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Private property prices inched up in April, NUS index

by • May 28, 2019 • Research and AnalysisComments (0)183

The flash estimate of the National University of Singapore (NUS) Singapore Residential Price Index Series (SRPI) released on May 28 showed that private property prices inched up 0.2% in April 2019. The Index showed that private property prices inched up after staying flat in March.

SRPI is a transactions-based index that tracks the month-on-month price movements of private non-landed residential properties in Singapore. Developed by a team of researchers at IRES, the SRPI provides a resource for the development of property derivatives that would help to expand the suite of financial products offered in Singapore, particularly in the context of obtaining exposure to and managing risks associated with the real estate market. It will also complement existing property information on the state of the residential market.

Currently, SRPI indexes are published in the form of value-weighted indexes. The SRPI is the index for the overall non-landed residential market in Singapore based on the whole SRPI property basket. Two sub-indexes are also produced for the Central and non-Central regions. The Central region sub-basket comprises properties within the overall SRPI basket located in Postal Districts 1 through 4 and 9 through 11 while properties in the other postal districts are in the non-Central region sub-basket.

April 2019 Flash SRPI Values

SRPI Basket as at December 2017 Index Value
(Mar 2009= 100)
Month-on-month
change
SRPI Overall 152.6 0.2%
SRPI Central (excluding small units) 140.2 1.4%
SRPI Non-Central (excluding small units) 165.4 -0.6%
SRPI Small Units 165.2 -0.4%
(Reflective of transactions received as at 21 May 2019)

 

March 2019 Revised SRPI Values

SRPI Basket as at December 2017 Index Value
(Mar 2009= 100)
Month-on-month
change
SRPI Overall 152.3 0.0%
SRPI Central (excluding small units) 138.3 0.1%
SRPI Non-Central (excluding small units) 166.4 -0.1%
SRPI Small Units 165.8 -0.4%
(Reflective of transactions received as at 21 May 2019)

With effect from 28 July 2011, IRES will publish the overall SRPI, two regional sub-indices that exclude small units and a small unit sub-index. A small unit has floor area of 506 square feet or below.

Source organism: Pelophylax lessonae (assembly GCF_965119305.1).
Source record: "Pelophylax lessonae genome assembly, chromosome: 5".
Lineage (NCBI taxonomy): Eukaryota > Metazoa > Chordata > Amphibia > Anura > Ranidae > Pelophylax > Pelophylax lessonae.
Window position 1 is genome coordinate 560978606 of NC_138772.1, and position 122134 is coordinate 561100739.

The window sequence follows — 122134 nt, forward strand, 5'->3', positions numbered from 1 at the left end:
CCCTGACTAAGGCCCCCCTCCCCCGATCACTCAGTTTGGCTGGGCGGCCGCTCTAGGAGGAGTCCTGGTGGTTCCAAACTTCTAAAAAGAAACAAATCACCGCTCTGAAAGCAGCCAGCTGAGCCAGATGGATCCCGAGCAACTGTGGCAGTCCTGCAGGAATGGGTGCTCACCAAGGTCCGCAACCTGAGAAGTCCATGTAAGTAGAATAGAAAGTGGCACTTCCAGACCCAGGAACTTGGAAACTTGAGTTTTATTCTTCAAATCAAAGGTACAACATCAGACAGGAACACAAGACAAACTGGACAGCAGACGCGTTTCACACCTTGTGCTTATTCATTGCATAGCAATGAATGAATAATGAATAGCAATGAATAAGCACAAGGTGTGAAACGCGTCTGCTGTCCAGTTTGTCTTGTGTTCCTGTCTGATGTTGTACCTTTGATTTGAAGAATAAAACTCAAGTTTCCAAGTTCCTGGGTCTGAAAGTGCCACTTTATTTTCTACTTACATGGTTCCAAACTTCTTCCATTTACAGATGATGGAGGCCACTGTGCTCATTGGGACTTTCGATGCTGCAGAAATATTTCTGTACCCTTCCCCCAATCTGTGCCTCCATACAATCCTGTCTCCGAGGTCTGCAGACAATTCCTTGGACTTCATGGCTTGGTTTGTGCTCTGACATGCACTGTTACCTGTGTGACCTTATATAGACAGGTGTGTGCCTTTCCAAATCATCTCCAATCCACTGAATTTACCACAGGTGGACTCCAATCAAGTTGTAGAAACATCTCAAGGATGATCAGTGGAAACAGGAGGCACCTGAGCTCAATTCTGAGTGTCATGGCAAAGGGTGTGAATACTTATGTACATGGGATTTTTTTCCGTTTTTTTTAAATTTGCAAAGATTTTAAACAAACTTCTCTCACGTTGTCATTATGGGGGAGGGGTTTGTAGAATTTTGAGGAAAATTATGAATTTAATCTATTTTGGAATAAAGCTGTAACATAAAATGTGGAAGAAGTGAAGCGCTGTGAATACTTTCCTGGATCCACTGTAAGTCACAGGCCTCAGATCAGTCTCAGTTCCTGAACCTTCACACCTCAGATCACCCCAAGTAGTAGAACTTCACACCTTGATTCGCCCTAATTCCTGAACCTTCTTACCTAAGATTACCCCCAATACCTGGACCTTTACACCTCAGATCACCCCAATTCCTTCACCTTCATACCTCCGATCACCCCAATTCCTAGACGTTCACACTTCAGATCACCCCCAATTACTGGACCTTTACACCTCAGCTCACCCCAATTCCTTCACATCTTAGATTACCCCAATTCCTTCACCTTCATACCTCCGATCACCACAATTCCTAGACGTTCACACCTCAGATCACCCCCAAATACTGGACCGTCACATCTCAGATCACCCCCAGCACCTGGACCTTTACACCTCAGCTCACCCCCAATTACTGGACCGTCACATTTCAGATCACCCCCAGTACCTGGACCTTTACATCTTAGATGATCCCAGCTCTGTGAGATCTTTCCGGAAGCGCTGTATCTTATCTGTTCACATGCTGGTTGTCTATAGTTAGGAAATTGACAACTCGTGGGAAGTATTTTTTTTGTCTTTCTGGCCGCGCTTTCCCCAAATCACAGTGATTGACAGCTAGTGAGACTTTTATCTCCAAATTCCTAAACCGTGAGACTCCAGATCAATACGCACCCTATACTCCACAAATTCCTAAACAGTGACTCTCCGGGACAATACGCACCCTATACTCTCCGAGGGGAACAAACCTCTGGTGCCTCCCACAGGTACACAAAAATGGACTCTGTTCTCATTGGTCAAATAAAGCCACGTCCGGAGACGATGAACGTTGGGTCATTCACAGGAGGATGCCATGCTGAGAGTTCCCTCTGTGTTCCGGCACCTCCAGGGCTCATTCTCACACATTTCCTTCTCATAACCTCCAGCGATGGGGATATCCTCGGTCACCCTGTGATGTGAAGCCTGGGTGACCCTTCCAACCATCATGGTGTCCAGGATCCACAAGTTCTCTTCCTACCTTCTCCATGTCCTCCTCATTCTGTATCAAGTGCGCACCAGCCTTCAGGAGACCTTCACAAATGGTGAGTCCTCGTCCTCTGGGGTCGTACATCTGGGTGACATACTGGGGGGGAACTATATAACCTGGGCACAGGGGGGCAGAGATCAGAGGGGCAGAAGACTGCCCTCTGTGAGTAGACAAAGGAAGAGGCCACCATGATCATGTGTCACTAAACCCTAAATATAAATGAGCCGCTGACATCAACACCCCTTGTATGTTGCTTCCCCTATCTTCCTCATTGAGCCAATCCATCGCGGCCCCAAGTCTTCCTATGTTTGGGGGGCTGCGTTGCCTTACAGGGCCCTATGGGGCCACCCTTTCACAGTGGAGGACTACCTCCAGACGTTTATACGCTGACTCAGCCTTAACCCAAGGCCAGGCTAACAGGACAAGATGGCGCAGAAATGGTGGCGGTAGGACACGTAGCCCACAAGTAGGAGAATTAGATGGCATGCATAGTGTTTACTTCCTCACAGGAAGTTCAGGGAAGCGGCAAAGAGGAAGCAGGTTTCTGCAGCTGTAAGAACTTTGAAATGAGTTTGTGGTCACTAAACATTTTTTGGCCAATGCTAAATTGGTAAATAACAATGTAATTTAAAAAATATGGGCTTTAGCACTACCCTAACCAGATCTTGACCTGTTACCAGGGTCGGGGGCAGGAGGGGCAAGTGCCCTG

private property prices inched up


Private property prices inched up – With effect from January 2013, IRES will publish the SRPI chart using March 2009 as the base period. The SRPI and its sub-indices bottomed then and this change better reflects the movement in price.

The private property prices inched up driven by a 1.4 per cent increase in prices for apartments in the central region, excluding small units. In March, prices in the location had edged up 0.1 per cent.

Singapore property market may be distorted by cash-rich Chinese developers

However, private property prices outside the central region, excluding small units, fell 0.6 per cent in April following a 0.1 per cent dip in March. Prices of shoebox units again weakened by the same 0.4 per cent margin they did in March.

When compared with year-to-date data, overall private property prices fell 0.4 per cent, and prices of larger apartments in the central region declined 0.5 per cent, while prices in the non-central region are 0.3 per cent lower. On a year-on-year basis, prices of shoebox units suffered registering a 1.4 per cent fall.

Overall private property prices inched up 0.6 per cent from a year ago, with prices of larger apartments in the central region going up 0.3 per cent and prices in the non-central region rising by 0.9 per cent. But prices of small apartments bucked the trend, falling by 0.4 per cent lower.

Shoebox units are are properties that don’t exceed 500 square feet. Some of these units, such as The Ebony (Lorong Marican) and Royce Residences (Geylang), are in the range of 300 to 400 square feet. Apart from being tiny, the other distinguishing trait of a shoebox unit is the ridiculously high price per square foot. City Suites at Balestier Road for example, has apartments that range between $1,600 to $1,700 per square foot; and 474 sq ft apartments at 26 Newton go for upward of $2,500 psf.

Resale transactions analysed by experts (for which there were primary sales of the same units previously) show that owners who have sold their shoebox units enjoyed an average capital gain of 11.5 per cent or an annualised 2.4 per cent over their holding periods. These surpassed the 10.6 per cent average gain for resale transactions of all unit sizes or a 2.0 per cent annualised return for units from new projects launched since 2010.

However, the same data suggested that average transaction price of shoebox apartments in new projects only slightly increased from $727,846 in 2010 to $771,677 so far this year, while median psf pricing marginally increased from $1,473 psf to $1,495 psf over the same period.

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Mr Paul Ho, chief mortgage consultant at iCompareLoan said: “Shoebox units only serve to make money for developers – as developers can sell the property once they obtain the permit for sale and money will start to come in. This allows too much leverage and hence if developers feel that the cycle is approaching a positive cycle, they will bid very high and pass on the cost to buyers and potentially make explosive profits.”

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